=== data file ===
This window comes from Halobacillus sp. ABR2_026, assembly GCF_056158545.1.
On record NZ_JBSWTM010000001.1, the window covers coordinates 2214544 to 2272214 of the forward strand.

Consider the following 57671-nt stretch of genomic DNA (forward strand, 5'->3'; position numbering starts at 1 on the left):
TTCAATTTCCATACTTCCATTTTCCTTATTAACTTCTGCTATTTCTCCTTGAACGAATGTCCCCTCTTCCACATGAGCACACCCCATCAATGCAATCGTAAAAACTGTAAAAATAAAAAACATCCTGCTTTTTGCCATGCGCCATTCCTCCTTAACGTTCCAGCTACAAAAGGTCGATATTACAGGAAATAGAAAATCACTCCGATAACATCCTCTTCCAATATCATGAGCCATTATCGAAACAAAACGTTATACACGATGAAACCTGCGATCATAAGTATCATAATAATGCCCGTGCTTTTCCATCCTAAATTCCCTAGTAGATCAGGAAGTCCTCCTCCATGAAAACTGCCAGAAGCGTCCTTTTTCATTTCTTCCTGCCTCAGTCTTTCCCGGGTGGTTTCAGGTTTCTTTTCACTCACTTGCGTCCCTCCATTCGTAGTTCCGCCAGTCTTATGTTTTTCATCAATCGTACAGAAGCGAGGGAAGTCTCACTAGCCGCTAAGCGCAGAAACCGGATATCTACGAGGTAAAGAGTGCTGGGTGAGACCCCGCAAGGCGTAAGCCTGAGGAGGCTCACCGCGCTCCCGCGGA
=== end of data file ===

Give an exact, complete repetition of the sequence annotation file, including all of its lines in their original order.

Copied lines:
This window comes from Halobacillus sp. ABR2_026, assembly GCF_056158545.1.
On record NZ_JBSWTM010000001.1, the window covers coordinates 2214544 to 2272214 of the forward strand.

Consider the following 57671-nt stretch of genomic DNA (forward strand, 5'->3'; position numbering starts at 1 on the left):
TTCAATTTCCATACTTCCATTTTCCTTATTAACTTCTGCTATTTCTCCTTGAACGAATGTCCCCTCTTCCACATGAGCACACCCCATCAATGCAATCGTAAAAACTGTAAAAATAAAAAACATCCTGCTTTTTGCCATGCGCCATTCCTCCTTAACGTTCCAGCTACAAAAGGTCGATATTACAGGAAATAGAAAATCACTCCGATAACATCCTCTTCCAATATCATGAGCCATTATCGAAACAAAACGTTATACACGATGAAACCTGCGATCATAAGTATCATAATAATGCCCGTGCTTTTCCATCCTAAATTCCCTAGTAGATCAGGAAGTCCTCCTCCATGAAAACTGCCAGAAGCGTCCTTTTTCATTTCTTCCTGCCTCAGTCTTTCCCGGGTGGTTTCAGGTTTCTTTTCACTCACTTGCGTCCCTCCATTCGTAGTTCCGCCAGTCTTATGTTTTTCATCAATCGTACAGAAGCGAGGGAAGTCTCACTAGCCGCTAAGCGCAGAAACCGGATATCTACGAGGTAAAGAGTGCTGGGTGAGACCCCGCAAGGCGTAAGCCTGAGGAGGCTCACCGCGCTCCCGCGGA